Teaching kids vocabulary proficiently

The development and expansion of one’s vocabulary is an ongoing process that occurs over an individual’s whole life; it is an open-ended talent. While it is true that some vocabulary is picked up naturally via participation in day-to-day activities. It is critical that more difficult and specialist languages be taught explicitly. We can’t depend on luck, osmosis, or exposure to teaching pupils the more than 50,000 words they need to be successful in school and in life after graduation.

In addition, in this age of increasing reliance on technology, vocabulary is assuming an increasingly significant role. It’s possible that autocorrect will catch misspelled words. However, you can’t rely on it to steer you toward the term. It is that most accurately conveys the message you want to convey. In order to teach vocabulary, it’s important to focus on context and repetition. Or what students need to know about the words they’re using and how often those terms are used.

Stages for teaching vocabulary

Over the preceding twenty years in the context of English Language, it has been common knowledge that language may be broken down into three primary categories. It is vital for instructors to be cognizant of these levels. It is in order to aid them in picking the appropriate terms to teach explicitly in their classrooms. They are beginning on the first day of school and continuing through the last day.

Stage 1 of vocabulary

Stage 1 of vocabulary Because there are about 8000-word families covered in stage 1, the majority of pupils do not typically need formal instruction for these terms. However, in order to make the most of this level of vocabulary, additional instruction is essential, especially for words that may be interpreted in more than one way, as well as homophones.

Stage 2 of vocabulary

Words in Stage 2 are those that are required to comprehend and articulate more difficult concepts in an academic setting. These terms are applicable to a wide variety of discussions and fields of study, and successful use of them may demonstrate an advanced comprehension of academic language.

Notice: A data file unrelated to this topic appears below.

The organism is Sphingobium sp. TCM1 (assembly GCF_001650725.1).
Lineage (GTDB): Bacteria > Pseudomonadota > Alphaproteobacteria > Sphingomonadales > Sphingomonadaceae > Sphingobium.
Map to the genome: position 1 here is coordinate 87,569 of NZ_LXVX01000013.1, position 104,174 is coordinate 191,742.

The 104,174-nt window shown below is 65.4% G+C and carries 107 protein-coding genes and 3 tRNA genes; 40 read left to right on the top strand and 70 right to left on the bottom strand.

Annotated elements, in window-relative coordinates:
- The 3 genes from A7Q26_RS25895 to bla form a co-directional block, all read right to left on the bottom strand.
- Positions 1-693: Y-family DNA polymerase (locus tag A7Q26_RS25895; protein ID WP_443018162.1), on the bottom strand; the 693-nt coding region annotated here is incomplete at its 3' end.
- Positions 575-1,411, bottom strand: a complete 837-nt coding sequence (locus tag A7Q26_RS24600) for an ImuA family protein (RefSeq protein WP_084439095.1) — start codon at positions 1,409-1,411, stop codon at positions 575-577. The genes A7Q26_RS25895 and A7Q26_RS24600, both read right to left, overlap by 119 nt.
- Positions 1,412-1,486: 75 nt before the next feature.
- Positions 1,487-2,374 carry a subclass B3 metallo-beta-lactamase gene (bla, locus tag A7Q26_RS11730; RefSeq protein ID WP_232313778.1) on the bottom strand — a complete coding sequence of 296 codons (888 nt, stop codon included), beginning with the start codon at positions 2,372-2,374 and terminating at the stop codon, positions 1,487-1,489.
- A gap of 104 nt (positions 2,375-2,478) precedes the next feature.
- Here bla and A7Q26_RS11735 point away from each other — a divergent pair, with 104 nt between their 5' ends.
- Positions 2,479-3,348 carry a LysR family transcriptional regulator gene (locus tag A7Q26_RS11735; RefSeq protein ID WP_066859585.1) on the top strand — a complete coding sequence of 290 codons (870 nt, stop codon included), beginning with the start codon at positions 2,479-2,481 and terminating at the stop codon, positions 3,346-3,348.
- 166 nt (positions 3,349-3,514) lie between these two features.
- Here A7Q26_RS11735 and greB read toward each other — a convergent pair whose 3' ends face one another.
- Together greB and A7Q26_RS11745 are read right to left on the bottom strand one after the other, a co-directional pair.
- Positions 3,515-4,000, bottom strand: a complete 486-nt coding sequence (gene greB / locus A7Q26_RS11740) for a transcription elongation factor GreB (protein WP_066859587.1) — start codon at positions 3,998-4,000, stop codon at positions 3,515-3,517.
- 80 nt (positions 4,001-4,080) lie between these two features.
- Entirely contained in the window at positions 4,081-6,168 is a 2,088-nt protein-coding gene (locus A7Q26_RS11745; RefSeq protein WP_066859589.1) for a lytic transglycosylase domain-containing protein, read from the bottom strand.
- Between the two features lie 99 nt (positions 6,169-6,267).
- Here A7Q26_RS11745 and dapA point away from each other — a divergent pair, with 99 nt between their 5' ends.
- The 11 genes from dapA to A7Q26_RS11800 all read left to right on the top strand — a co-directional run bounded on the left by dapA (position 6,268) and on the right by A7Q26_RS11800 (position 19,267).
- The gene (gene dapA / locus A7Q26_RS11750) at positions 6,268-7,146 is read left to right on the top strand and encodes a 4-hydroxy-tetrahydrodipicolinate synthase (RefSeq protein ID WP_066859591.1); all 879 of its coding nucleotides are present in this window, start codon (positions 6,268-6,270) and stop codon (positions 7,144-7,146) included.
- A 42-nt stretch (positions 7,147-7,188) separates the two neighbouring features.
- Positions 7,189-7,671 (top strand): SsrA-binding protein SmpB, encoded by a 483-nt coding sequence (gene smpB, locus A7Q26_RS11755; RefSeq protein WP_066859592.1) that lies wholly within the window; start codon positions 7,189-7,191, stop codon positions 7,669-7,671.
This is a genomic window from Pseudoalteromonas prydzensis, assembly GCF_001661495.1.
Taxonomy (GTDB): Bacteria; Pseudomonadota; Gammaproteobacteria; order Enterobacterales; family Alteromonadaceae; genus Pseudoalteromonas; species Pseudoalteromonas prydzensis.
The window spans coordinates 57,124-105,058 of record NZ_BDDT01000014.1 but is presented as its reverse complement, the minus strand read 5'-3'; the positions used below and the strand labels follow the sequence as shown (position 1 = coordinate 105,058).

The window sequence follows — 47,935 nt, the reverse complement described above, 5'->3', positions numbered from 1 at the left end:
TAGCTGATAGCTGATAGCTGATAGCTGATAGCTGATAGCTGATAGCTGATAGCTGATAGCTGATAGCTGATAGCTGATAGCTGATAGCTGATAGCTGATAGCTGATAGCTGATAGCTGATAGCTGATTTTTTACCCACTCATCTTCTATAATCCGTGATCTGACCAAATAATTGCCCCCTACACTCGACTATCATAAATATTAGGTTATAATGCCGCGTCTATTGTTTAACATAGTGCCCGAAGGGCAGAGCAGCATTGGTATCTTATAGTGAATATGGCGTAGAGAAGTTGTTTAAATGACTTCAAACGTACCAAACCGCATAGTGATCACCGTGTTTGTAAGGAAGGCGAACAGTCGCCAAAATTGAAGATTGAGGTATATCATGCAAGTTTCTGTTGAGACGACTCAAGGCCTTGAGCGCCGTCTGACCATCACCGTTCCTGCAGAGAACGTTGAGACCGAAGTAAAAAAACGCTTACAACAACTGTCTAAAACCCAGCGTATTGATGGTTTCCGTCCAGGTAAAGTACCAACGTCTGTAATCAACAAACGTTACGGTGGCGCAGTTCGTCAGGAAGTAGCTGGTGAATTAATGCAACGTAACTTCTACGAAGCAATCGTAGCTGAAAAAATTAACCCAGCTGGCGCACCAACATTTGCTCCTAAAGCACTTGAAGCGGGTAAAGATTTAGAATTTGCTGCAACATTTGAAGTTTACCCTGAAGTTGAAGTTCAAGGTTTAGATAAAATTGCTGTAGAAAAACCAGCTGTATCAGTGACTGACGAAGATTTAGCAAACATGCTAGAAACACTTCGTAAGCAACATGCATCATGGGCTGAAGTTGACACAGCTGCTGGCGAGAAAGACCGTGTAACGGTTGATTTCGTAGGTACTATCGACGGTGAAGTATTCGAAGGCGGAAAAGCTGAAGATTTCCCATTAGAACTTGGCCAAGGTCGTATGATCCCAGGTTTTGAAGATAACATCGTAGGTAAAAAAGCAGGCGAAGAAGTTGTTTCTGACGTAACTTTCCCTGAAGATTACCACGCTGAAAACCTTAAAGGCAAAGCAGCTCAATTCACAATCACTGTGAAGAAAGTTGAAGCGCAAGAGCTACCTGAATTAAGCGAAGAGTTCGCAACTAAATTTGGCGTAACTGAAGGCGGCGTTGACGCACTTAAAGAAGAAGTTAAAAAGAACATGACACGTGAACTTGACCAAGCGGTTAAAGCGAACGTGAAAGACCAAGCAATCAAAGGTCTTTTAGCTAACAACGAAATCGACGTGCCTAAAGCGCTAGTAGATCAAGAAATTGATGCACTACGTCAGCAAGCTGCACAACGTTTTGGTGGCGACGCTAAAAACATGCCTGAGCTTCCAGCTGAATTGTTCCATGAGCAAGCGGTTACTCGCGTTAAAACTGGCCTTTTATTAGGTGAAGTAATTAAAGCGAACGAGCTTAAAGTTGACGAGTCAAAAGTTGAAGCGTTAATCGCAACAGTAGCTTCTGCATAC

Stage 3 

Terms in this stage aren’t necessary very often. They are typically for certain themes or disciplines, particularly in the fields of mathematics and physics. Stage 3 Tier 3 words include: Some of these terms may also exist as Tier 1 or 2 words. However, they serve a distinct function and are best in the context of Tier 2 words. For example, the words “substitute,” “similarity,” and “expression” are all popular in mathematics. These terms need to be available in depth within the framework of a specific educational module, along with an explanation of their meaning and function.


In order to prepare children not just for academic communication but also for communication in daily life, vocabulary size has to expand at a quick speed while they are in school. Students should know between 36,000 and 140,000 words by the time they reach the age of 17 years old.

About the Author

Lisa Lee

Lisa Lee

I am a Parsons School of Design graduate with a certified teacher's license. At Gooroo, my passion is to educate students through an artist's approach, which requires critical thinking, creativity, and problem-solving. During the elementary years, I think that students broaden their perspective and expression through art, and this skill can be applied to any other fields of study later on. I believe that a true educator can be the key to unlocking every child's potential. Gooroo is a tutoring membership that matches students to tutors perfect for them based on their unique learning needs. Gooroo offers Math, English, SAT, Coding, Spanish tutoring, and more.